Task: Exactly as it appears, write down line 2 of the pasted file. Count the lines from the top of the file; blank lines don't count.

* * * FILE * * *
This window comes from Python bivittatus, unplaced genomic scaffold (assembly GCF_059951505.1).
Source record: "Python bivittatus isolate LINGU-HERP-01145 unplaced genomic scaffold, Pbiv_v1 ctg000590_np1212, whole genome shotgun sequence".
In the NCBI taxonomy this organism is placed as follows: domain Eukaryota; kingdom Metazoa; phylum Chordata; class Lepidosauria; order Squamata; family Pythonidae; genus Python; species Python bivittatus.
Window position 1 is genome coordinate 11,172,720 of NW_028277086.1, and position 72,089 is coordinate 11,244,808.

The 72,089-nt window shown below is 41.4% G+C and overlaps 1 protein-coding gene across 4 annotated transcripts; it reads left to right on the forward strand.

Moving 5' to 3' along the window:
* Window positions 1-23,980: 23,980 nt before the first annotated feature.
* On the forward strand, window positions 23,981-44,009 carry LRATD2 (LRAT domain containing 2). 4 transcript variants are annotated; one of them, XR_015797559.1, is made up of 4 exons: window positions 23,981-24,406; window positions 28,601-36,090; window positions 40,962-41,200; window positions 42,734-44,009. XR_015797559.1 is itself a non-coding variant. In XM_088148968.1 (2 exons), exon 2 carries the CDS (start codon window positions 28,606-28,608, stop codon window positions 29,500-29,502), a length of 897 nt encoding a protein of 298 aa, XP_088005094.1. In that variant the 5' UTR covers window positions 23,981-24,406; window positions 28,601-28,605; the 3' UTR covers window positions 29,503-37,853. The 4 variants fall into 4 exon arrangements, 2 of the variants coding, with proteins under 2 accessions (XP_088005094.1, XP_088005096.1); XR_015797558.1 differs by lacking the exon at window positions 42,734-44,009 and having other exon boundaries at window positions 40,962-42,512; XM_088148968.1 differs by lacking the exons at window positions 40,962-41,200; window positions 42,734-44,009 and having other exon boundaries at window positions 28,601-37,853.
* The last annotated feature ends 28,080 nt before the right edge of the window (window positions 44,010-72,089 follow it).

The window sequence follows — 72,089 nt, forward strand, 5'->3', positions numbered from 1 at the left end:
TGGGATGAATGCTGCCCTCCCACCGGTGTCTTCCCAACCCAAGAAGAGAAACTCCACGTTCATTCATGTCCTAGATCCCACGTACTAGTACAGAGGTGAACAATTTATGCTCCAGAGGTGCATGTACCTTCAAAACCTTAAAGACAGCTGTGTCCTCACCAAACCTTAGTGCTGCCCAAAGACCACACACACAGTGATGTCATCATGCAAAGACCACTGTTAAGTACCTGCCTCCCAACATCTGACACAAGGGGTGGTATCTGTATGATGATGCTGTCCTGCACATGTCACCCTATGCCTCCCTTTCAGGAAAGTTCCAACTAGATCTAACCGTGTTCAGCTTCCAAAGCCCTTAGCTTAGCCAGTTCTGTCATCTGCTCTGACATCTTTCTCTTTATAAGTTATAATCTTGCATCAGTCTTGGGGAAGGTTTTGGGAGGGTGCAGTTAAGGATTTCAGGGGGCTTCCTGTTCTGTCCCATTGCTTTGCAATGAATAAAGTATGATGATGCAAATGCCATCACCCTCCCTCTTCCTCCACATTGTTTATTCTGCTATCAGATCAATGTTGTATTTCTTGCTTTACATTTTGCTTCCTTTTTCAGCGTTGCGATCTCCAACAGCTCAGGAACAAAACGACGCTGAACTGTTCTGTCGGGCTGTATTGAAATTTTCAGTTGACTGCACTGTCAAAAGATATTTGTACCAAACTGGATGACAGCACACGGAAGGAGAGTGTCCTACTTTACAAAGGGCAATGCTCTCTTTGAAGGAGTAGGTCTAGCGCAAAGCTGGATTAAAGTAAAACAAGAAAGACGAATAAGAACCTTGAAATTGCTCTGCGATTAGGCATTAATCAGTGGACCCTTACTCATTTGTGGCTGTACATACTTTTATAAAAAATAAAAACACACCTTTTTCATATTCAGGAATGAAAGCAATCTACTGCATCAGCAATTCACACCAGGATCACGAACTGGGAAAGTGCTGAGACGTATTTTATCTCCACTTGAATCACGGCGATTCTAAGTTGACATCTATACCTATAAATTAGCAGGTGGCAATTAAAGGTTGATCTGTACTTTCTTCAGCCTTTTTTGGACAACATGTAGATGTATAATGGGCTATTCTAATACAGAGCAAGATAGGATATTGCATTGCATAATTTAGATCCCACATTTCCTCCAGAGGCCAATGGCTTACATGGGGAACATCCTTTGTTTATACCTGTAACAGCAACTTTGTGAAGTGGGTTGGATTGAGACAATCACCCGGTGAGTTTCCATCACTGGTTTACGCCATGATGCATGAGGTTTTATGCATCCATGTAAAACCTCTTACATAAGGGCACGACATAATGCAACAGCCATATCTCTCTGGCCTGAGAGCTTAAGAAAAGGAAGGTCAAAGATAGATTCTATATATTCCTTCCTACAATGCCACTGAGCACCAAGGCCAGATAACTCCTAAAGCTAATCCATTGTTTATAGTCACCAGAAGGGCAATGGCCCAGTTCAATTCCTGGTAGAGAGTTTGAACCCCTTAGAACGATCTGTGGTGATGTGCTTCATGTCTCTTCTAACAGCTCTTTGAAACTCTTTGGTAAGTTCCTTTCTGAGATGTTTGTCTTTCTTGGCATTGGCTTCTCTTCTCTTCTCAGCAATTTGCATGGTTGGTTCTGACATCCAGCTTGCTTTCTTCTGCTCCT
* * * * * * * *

Source record: "Python bivittatus isolate LINGU-HERP-01145 unplaced genomic scaffold, Pbiv_v1 ctg000590_np1212, whole genome shotgun sequence".